On April 22, 2009 the City Council unanimously approved Local Law 27 of 2009 (PDF) to develop a comprehensive program for the remediation and reuse of brownfields. Mayor Michael R. Bloomberg signed the bill into law on May 11, 2009. The passage of this law, the "New York City Brownfield and Community Revitalization Act (or simply, the NYC Brownfield Law)," was an enormous milestone enabling the City to lead the cleanup of brownfields for productive reuse in accordance with PlaNYC.
Brownfields are important to NYC because they represent a significant opportunity to create housing, jobs, and open space to serve our growing population.
PlaNYC contained eleven initiatives related to brownfields, and the passage of this legislation either completes or enables the achievement of all of them.
The NYC Brownfield Law:
established the Office of Environmental Remediation (OER) as a permanent facet of city government to oversee and coordinate City brownfield policy;
authorized creation of the NYC Voluntary Cleanup Program that is the first in the nation to provide for municipal oversight of brownfield cleanups;
ensured that the NYC Voluntary Cleanup Program (VCP) will use New York State standards for cleanup of brownfields;
authorized investment of City tax-levy funds for small grants to stimulate brownfield cleanup and redevelopment;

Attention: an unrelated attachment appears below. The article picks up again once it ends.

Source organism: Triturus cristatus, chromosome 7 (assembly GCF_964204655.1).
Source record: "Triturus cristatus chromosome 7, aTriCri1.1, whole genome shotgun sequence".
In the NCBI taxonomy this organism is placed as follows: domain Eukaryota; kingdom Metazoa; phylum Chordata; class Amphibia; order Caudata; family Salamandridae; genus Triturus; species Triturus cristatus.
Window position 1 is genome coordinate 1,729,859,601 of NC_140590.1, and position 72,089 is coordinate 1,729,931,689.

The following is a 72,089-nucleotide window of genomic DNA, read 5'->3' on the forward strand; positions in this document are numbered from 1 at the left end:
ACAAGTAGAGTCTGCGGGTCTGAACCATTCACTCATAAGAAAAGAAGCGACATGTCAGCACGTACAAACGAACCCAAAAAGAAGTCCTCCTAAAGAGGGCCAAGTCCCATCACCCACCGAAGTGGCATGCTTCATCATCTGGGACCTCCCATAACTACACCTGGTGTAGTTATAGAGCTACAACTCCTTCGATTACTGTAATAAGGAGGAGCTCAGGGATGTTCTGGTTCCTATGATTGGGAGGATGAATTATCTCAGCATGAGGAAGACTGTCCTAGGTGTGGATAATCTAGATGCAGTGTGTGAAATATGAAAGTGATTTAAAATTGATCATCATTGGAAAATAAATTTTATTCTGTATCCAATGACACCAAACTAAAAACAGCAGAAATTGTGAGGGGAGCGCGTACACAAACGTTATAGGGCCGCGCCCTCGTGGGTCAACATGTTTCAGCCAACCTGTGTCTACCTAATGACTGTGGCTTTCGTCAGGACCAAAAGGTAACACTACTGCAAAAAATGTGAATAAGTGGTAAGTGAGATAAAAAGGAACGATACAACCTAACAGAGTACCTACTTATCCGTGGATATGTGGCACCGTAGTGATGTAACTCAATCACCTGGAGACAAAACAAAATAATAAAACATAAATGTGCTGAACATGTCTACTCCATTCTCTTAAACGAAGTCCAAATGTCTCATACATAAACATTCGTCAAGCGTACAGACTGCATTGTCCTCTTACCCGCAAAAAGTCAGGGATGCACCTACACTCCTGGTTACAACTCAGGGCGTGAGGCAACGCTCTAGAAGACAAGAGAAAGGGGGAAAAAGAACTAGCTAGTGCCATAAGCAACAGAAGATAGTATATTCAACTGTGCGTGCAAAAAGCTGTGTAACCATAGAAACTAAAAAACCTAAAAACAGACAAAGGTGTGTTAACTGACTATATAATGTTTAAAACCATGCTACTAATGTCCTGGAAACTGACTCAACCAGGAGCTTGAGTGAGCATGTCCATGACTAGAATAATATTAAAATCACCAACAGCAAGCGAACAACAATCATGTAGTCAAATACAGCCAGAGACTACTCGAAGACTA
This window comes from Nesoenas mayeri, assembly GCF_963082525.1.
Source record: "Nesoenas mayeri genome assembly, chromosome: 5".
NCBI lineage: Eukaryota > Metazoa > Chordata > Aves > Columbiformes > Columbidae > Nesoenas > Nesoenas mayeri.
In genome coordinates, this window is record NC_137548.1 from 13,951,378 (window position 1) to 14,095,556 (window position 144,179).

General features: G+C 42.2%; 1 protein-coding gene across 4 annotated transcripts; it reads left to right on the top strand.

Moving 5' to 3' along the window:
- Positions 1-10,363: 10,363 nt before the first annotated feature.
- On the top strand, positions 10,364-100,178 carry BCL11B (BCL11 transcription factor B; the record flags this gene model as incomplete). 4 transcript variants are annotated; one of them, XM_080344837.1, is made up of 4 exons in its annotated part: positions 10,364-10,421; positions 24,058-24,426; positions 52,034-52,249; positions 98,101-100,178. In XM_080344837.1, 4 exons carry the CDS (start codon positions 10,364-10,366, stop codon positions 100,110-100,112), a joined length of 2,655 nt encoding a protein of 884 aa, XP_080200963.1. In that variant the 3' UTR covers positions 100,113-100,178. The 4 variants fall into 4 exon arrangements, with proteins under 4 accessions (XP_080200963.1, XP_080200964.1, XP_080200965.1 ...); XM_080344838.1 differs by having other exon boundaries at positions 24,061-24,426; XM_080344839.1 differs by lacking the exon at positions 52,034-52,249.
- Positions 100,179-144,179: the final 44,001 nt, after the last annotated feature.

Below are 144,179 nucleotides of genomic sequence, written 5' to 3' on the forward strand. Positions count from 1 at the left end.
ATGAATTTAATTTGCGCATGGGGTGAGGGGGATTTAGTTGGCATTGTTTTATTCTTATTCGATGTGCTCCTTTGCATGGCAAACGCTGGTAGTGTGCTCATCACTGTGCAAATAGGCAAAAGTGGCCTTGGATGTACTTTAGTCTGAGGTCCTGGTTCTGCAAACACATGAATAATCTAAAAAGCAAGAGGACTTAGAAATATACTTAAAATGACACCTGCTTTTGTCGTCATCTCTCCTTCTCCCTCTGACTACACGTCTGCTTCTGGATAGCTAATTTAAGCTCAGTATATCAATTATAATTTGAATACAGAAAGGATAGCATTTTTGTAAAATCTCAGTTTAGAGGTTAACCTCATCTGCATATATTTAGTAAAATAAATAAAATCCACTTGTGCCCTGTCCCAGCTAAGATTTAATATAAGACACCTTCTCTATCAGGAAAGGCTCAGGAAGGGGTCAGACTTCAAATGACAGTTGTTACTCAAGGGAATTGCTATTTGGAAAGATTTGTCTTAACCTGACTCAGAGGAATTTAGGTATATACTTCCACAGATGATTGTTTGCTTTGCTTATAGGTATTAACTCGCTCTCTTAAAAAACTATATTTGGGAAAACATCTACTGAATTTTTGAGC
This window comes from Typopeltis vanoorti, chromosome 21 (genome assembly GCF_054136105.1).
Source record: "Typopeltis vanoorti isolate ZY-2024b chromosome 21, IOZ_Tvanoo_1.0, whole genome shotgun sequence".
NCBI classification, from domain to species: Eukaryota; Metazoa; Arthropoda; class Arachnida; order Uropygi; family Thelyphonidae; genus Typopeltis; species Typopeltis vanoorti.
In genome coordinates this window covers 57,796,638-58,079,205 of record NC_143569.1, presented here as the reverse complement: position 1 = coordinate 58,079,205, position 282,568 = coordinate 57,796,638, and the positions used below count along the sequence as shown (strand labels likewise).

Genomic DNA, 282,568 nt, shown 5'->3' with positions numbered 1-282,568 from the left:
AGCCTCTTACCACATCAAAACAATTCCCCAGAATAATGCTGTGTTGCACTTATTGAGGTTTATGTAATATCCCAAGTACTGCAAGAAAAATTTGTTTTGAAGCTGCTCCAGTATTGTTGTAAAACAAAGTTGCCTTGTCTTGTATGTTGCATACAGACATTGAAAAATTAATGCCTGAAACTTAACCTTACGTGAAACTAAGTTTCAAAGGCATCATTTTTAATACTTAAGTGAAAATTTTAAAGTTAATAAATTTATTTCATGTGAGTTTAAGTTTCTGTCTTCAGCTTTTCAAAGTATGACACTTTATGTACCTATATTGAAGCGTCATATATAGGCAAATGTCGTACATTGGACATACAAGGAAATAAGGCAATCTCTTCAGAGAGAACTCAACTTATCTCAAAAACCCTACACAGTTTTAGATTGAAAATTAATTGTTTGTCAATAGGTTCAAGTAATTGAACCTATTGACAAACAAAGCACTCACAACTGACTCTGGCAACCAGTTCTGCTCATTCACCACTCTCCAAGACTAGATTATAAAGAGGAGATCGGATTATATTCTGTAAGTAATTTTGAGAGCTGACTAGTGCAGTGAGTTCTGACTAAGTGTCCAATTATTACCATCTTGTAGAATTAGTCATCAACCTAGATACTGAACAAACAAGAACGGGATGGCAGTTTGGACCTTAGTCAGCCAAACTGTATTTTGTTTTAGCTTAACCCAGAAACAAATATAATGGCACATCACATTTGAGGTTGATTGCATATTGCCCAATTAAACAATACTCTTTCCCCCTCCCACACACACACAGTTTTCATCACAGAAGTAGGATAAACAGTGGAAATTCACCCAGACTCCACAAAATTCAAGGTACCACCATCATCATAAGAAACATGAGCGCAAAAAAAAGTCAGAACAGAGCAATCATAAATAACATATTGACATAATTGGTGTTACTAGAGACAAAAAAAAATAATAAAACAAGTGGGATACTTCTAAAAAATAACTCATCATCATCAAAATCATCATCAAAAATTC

provided priority for projects in environmental justice communities in the grant program and for technical assistance;
enabled the Office of Environmental Remediation to facilitate community planning for areas affected by clusters of brownfields through the NYS Department of State's Brownfield Opportunity Area grant program;
authorized the NYC Green Property Certification Program to designate properties with completed cleanups and demonstrate that these sites are among the safest places in NYC to live and work;
authorized the City to enter into agreements with the State and Federal governments to provide liability protection for program participants, and paved the way for the landmark agreement with State Department of Environmental Conservation on liability protection for developers that use the NYC VCP;
provided for a full City liability release for cleanups in the NYC VCP;
created a one-stop shop for cleanup by allowing consolidation of all city agency cleanup activities in OER, enabling land owners and developers to achieve cleanup that is both thorough and timely; and
enabled OER to pursue state and federal grants to support NYC brownfield projects.